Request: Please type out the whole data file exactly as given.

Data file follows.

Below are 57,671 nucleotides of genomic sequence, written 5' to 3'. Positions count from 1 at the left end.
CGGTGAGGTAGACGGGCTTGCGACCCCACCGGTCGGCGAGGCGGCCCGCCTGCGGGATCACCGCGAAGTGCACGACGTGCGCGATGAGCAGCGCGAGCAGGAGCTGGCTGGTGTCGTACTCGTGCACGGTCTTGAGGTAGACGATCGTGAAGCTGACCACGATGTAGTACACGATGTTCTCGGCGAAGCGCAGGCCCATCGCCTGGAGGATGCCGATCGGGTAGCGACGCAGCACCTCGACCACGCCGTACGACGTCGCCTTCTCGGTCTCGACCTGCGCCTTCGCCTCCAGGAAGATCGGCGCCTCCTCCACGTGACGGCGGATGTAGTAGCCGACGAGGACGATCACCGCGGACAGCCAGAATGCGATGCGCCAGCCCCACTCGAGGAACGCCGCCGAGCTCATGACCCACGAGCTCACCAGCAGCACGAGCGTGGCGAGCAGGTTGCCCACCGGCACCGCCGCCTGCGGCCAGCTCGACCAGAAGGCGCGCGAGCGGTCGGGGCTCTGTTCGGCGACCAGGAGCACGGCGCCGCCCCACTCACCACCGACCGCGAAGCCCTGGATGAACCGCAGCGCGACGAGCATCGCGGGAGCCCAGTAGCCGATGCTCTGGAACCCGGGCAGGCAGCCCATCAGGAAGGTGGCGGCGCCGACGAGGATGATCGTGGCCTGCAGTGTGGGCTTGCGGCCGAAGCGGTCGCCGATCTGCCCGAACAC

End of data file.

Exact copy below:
Below are 57,671 nucleotides of genomic sequence, written 5' to 3'. Positions count from 1 at the left end.
CGGTGAGGTAGACGGGCTTGCGACCCCACCGGTCGGCGAGGCGGCCCGCCTGCGGGATCACCGCGAAGTGCACGACGTGCGCGATGAGCAGCGCGAGCAGGAGCTGGCTGGTGTCGTACTCGTGCACGGTCTTGAGGTAGACGATCGTGAAGCTGACCACGATGTAGTACACGATGTTCTCGGCGAAGCGCAGGCCCATCGCCTGGAGGATGCCGATCGGGTAGCGACGCAGCACCTCGACCACGCCGTACGACGTCGCCTTCTCGGTCTCGACCTGCGCCTTCGCCTCCAGGAAGATCGGCGCCTCCTCCACGTGACGGCGGATGTAGTAGCCGACGAGGACGATCACCGCGGACAGCCAGAATGCGATGCGCCAGCCCCACTCGAGGAACGCCGCCGAGCTCATGACCCACGAGCTCACCAGCAGCACGAGCGTGGCGAGCAGGTTGCCCACCGGCACCGCCGCCTGCGGCCAGCTCGACCAGAAGGCGCGCGAGCGGTCGGGGCTCTGTTCGGCGACCAGGAGCACGGCGCCGCCCCACTCACCACCGACCGCGAAGCCCTGGATGAACCGCAGCGCGACGAGCATCGCGGGAGCCCAGTAGCCGATGCTCTGGAACCCGGGCAGGCAGCCCATCAGGAAGGTGGCGGCGCCGACGAGGATGATCGTGGCCTGCAGTGTGGGCTTGCGGCCGAAGCGGTCGCCGATCTGCCCGAACAC